The Great Annual Economic Stimulus Package

2009-02-10 | |
Last updated: 2009-02-10

The recent news of delays in Obama’s health care overhaul plan should come as no surprise given the current state of the economy and the complexities of even understanding how to successfully change such a massive system. While some see the withdrawal of Tom Daschle from health secretary nomination as a big blow to achieving such an overhaul, the reality is that even with a highly competent leader in place, the task will be an incredibly difficult one.

Countries like Canada which have an often internationally-praised national health care program have struggled for years to streamline their own system to reduce costs and improve efficiency. This has thus far been an unsuccessful effort in Canada even without the added complexities of the health business interests that have their own agendas. Add to this the differences introduced by different statutes in each State and any such overhaul is likely to take a long while and a lot of effort.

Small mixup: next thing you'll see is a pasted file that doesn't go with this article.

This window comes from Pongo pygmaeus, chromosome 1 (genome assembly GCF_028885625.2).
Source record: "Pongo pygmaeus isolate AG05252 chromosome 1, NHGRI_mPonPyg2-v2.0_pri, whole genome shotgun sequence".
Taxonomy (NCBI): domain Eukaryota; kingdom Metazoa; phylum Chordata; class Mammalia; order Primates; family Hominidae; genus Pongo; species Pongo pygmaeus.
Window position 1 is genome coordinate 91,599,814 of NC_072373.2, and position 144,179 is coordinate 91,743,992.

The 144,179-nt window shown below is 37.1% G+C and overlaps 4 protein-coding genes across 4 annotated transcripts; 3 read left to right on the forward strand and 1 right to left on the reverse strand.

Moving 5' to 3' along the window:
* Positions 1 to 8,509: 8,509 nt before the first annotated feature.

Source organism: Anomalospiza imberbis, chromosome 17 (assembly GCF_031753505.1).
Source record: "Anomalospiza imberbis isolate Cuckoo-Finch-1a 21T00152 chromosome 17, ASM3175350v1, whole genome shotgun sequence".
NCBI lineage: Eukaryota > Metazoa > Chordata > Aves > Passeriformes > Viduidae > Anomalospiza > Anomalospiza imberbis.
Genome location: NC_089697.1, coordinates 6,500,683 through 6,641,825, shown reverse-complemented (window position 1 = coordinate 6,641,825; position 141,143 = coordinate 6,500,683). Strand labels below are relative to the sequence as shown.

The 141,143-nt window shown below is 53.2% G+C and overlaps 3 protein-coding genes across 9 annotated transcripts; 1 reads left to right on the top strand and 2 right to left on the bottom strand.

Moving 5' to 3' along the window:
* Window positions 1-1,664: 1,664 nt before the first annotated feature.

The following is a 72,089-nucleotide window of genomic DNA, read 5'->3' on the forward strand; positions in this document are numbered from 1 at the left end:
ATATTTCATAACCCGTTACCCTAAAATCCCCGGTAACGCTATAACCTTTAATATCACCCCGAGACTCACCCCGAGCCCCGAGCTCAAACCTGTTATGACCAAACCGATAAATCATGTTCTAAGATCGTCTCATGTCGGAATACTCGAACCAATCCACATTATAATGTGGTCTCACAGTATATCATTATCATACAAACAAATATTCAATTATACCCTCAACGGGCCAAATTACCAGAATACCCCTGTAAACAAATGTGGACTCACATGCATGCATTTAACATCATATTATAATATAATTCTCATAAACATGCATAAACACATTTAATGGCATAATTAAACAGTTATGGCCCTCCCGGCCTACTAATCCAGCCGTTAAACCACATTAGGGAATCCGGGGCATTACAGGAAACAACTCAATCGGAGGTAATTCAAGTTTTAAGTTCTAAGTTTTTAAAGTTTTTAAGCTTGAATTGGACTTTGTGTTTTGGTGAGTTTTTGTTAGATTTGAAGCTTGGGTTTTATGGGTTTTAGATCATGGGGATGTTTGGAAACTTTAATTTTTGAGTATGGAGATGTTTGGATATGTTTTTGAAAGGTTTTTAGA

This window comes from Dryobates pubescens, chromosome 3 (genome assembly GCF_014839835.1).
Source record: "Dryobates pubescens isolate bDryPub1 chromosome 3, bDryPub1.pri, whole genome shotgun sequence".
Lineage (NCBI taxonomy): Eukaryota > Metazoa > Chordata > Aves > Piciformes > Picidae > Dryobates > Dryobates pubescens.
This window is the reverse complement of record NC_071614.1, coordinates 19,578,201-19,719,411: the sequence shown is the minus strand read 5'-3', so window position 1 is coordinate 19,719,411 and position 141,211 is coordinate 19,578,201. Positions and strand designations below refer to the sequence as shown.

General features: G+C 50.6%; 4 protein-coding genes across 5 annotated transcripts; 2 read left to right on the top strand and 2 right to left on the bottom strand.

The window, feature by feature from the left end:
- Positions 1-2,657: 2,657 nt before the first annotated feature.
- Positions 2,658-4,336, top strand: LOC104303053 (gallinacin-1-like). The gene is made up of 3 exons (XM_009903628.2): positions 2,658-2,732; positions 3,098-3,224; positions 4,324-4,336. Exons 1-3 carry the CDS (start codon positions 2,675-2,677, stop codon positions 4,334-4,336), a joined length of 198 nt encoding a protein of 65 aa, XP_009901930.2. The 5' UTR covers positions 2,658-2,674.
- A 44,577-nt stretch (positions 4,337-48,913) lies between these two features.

With the US spending 17% of its gross domestic product (GDP) on health care in 2008 as compared to around 10% in countries like France, Canada and Germany according to the Organization for Economic Cooperation and Development (OECD), working toward any comparable efficiencies should be a concerted effort. The problem is that when the country itself is hemorrhaging, becoming efficient at spending health care dollars will become a secondary priority.

The lack of focus toward obtaining health care efficiency is very unfortunate for the country as it ultimately costs the citizens both in terms of real tax dollars and in terms of world competitiveness. If the percentage of GDP used toward health care in the US were reduced to the approximate 10% of other countries, the resulting 1 trillion dollar savings would be like getting more than the current economic stimulus package each and every year!

Keeping this in mind, the whole process might be helped if individual states started to look at aligning their own statutes with other states. Were some of these differences eliminated, a national program might have more chance of success. With such high stakes and so much to gain, the health care system really needs that added focus.

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